It was surely not lost on Russia’s bully in chief, Vladimir Putin, that the oil giant BP decided to shut down the pipeline that runs through parts of Georgia controlled by Russian troops. Indeed, that was one of the aims of the cross-border incursion.
Putin understands better than anyone that oil and gas are the source of Russia’s resurgence as a military and economic power and his own control over the Russian government and key sectors of its economy. It is oil and gas that provide the money to maintain Russia’s powerful military, along with a vast internal security apparatus and network of government-controlled enterprises that allow the president-turned-premier to maintain his iron grip on the levers of political and economic power.
Editor’s Comment — For those who see American power as wholly dependent on its military strength, the Georgia War will have come as a breath of fresh air. Russia demonstrated the incontestable power of military hardware and an old-fashioned army and the perfect justification for revving up an ideologically-lite New Cold War.
The real lesson here should however be about energy. The world’s second-largest oil producer is enfeebled by its flagrantly excessive oil consumption. Were it not for that, America would now be reaping the rewards of being an oil-rich nation while Russia’s power would correspondingly be diluted. What will it take for America to realize that it’s long past time for it to stop pigging itself?
When he burst on to television screens across the world last week, speaking perfect English, Mikheil Saakashvili looked every inch the charismatic New York-trained lawyer that he is.
Known to friends as “Misha” the cosmopolitan 40-year-old is unquestionably brilliant, speaks half a dozen languages and has a Dutch wife he met in Paris.
But Mr Saakashvili has handed Russia a victory it could scarcely have dreamed of – his decision to invade South Ossetia has left his army humiliated and he could soon be fighting for his political life with no prospect of any meaningful help from his Western allies.
Editor’s Comment — An emerging conspiracy theory is that Georgia would not have triggered a war with Russia without having Americans — such as the McCain foreign policy adviser Randy Scheunemann — egging them on. There might be a grain of truth to this idea, but I suspect that the sad truth is disastrous political judgments can too often be attributed to the psychological flaws of the individuals who make them. By most accounts, Mikheil Saakashvili is a man in whose hands power has always rested like a bomb waiting to explode.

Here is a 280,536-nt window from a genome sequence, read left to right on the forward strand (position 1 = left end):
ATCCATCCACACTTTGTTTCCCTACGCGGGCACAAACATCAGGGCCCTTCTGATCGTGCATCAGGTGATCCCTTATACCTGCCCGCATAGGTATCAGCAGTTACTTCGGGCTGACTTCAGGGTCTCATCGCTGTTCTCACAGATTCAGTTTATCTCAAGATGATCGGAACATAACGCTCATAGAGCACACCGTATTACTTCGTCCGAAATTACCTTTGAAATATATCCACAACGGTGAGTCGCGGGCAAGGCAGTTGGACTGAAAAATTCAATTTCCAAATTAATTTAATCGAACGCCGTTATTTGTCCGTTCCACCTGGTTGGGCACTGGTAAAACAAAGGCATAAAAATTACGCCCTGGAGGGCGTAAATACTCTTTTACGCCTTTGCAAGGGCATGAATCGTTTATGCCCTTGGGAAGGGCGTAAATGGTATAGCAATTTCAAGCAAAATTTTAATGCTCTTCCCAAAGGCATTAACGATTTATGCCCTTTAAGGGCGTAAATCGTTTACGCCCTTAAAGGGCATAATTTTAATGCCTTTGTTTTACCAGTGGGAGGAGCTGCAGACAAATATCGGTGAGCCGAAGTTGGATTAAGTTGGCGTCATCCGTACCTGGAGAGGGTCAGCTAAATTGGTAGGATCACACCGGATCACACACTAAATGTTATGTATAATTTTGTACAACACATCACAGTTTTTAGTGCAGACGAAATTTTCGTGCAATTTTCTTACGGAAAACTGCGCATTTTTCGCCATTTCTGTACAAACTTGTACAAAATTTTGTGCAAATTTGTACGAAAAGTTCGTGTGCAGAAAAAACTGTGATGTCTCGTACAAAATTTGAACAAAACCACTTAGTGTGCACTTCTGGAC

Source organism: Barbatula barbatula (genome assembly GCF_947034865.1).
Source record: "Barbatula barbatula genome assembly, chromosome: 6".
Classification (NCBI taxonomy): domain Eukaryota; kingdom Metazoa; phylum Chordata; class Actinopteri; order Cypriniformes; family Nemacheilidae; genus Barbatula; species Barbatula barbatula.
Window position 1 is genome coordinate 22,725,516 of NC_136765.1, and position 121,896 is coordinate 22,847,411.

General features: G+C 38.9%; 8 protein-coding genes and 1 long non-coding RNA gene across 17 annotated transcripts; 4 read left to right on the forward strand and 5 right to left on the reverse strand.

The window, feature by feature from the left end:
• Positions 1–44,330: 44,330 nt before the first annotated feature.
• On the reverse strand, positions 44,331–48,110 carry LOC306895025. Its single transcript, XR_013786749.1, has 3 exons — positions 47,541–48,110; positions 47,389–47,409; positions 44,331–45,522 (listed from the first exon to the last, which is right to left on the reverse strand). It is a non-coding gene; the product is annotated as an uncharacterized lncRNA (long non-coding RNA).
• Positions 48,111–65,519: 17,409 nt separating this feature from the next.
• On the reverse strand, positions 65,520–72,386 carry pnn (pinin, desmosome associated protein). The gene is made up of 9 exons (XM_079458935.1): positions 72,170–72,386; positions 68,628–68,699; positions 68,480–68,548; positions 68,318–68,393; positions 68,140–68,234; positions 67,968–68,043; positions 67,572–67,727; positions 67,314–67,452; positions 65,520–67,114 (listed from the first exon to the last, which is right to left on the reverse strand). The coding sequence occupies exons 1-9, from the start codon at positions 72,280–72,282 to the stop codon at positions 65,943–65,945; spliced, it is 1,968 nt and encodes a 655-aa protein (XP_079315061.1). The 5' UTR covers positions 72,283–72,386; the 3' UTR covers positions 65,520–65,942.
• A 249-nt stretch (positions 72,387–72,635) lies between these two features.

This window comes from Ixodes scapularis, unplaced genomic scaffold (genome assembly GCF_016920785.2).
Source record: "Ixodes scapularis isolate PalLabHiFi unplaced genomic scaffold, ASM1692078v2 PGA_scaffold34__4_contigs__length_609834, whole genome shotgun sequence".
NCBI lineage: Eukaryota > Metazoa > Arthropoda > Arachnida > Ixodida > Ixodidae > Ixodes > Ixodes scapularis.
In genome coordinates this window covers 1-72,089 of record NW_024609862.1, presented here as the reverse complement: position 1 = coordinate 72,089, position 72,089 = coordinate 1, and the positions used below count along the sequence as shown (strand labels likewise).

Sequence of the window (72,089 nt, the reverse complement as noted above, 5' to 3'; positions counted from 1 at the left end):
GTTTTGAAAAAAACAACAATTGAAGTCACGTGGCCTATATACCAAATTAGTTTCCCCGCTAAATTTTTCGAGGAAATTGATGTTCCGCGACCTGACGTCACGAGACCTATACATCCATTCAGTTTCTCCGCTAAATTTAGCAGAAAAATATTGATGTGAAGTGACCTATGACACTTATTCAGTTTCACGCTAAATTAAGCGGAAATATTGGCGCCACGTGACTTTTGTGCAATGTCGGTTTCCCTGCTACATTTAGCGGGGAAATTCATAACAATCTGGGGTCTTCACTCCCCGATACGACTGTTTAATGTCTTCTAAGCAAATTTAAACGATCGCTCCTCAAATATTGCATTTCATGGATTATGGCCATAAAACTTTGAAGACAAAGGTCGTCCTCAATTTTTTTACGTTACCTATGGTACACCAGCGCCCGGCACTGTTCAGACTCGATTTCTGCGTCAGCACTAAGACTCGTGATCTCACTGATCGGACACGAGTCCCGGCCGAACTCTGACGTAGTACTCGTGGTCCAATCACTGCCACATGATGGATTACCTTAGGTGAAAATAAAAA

Bowing to the reality of vastly superior military might, the Georgian president said Tuesday that he would accept a Russian cease-fire agreement to end a five-day conflict, despite terms that some described as humiliating to his small, proud nation.
President Mikheil Saakashvili, while at times seeming defiant, appears to have all but given up his bid to reclaim two disputed regions on the Russian border. Russia, which said it had suspended a campaign that routed Georgia’s U.S.-trained military, continued bombing sites deep in the country hours later.
At a rally attended by thousands of people in Tbilisi, Saakashvili pledged that one day Georgia would beat Russia.
Sen. John McCain’s top foreign policy adviser prepped his boss for an April 17 phone call with the president of Georgia and then helped the presumptive Republican presidential nominee prepare a strong statement of support for the fledgling republic.
The day of the call, a lobbying firm partly owned by the adviser, Randy Scheunemann, signed a $200,000 contract to continue providing strategic advice to the Georgian government in Washington.
The McCain campaign said Georgia’s lobbying contract with Orion Strategies had no bearing on the candidate’s decision to speak with President Mikheil Saakashvili and did not influence his statement. “The Embassy of Georgia requested the call,” said campaign spokesman Brian Rogers.
But ethics experts have raised concerns about former lobbyists for foreign governments providing advice to presidential candidates about those same countries. “The question is, who is the client? Is the adviser loyal to income from a foreign client, or is he loyal to the candidate he is working for now?” said James Thurber, a lobbying expert at American University. “It’s dangerous if you’re getting advice from people who are very close to countries on one side or another of a conflict.”
The intensifying warfare in the former Soviet republic of Georgia has put a new focus on the increasingly hard line that Senator John McCain has taken against Russia in recent years, with stances that have often gone well beyond those of the Bush administration and its focus on engagement.